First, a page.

In the Graveyard
The wind has got up, friends, and it is beginning to get dark. Hadnt we better take ourselves off before it gets worse?
The wind was frolicking among the yellow leaves of the old birch trees, and a shower of thick drops fell upon us from the leaves. One of our party slipped on the clayey soil, and clutched at a big grey cross to save himself from falling.
Yegor Gryaznorukov, titular councillor and cavalier he read. I knew that gentleman. He was fond of his wife, he wore the Stanislav ribbon, and read nothing. His digestion worked well. His life was all right, wasnt it? One would have thought he had no reason to die, but alas! fate had its eye on him. The poor fellow fell a victim to his habits of observation. On one occasion, when he was listening at a keyhole, he got such a bang on the head from the door that he sustained concussion of the brain (he had a brain), and died. And here, under this tombstone, lies a man who from his cradle detested verses and epigrams. As though to mock him his whole tombstone is adorned with verses. There is someone coming!
A man in a shabby overcoat, with a shaven, bluish-crimson countenance, overtook us. He had a bottle under his arm and a parcel of sausage was sticking out of his pocket.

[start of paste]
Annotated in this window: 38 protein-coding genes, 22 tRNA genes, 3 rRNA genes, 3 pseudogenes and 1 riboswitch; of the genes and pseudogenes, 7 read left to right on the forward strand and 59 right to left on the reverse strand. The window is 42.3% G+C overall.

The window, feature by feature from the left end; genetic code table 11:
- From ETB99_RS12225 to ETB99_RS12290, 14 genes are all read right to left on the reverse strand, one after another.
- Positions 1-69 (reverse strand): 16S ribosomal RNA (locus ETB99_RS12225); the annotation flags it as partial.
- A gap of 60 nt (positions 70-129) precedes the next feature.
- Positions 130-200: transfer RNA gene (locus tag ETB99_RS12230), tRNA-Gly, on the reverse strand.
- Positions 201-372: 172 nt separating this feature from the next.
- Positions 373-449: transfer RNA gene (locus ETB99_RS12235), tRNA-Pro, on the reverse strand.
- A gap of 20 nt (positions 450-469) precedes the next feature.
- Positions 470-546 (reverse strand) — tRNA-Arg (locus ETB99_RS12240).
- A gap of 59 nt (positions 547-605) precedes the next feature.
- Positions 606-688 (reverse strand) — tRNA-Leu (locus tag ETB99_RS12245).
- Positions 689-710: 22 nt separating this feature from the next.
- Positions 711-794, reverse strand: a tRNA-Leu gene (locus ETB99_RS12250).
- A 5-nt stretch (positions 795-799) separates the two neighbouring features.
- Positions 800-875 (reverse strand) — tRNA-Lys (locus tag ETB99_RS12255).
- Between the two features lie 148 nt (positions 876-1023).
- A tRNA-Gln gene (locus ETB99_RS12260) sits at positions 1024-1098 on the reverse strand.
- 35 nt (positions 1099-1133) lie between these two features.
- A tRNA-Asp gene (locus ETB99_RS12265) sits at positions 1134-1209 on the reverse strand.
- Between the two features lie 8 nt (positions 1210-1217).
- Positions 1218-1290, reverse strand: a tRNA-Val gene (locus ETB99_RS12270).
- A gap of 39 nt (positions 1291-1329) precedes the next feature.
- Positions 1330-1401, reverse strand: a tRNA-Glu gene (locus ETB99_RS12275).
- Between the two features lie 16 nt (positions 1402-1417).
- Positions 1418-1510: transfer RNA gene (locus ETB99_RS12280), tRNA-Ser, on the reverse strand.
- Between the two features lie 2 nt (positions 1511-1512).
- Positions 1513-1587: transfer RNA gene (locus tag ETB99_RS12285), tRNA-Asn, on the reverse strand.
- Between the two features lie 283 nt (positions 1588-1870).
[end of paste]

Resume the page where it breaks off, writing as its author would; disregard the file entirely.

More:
Where is the grave of Mushkin, the actor? he asked us in a husky voice.
We conducted him towards the grave of Mushkin, the actor, who had died two years before.
You are a government clerk, I suppose? we asked him.
No, an actor. Nowadays it is difficult to distinguish actors from clerks of the Consistory. No doubt you have noticed that. Thats typical, but its not very flattering for the government clerk.
It was with difficulty that we found the actors grave. It had sunken, was overgrown with weeds, and had lost all appearance of a grave. A cheap, little cross that had begun to rot, and was covered with green moss blackened by the frost, had an air of aged dejection and looked, as it were, ailing.
forgotten friend Mushkin we read.
Time had erased the never, and corrected the falsehood of man.
A subscription for a monument to him was got up among actors and journalists, but they drank up the money, the dear fellows sighed the actor, bowing down to the ground and touching the wet earth with his knees and his cap.
How do you mean, drank it?
Thats very simple. They collected the money, published a paragraph about it in the newspaper, and spent it on drink. I dont say it to blame them. I hope it did them good, dear things! Good health to them, and eternal memory to him.
Drinking means bad health, and eternal memory nothing but sadness. God give us remembrance for a time, but eternal memorywhat next!
You are right there. Mushkin was a well-known man, you see; there were a dozen wreaths on the coffin, and he is already forgotten. Those to whom he was dear have forgotten him, but those to whom he did harm remember him. I, for instance, shall never, never forget him, for I got nothing but harm from him. I have no love for the deceased.
What harm did he do you?
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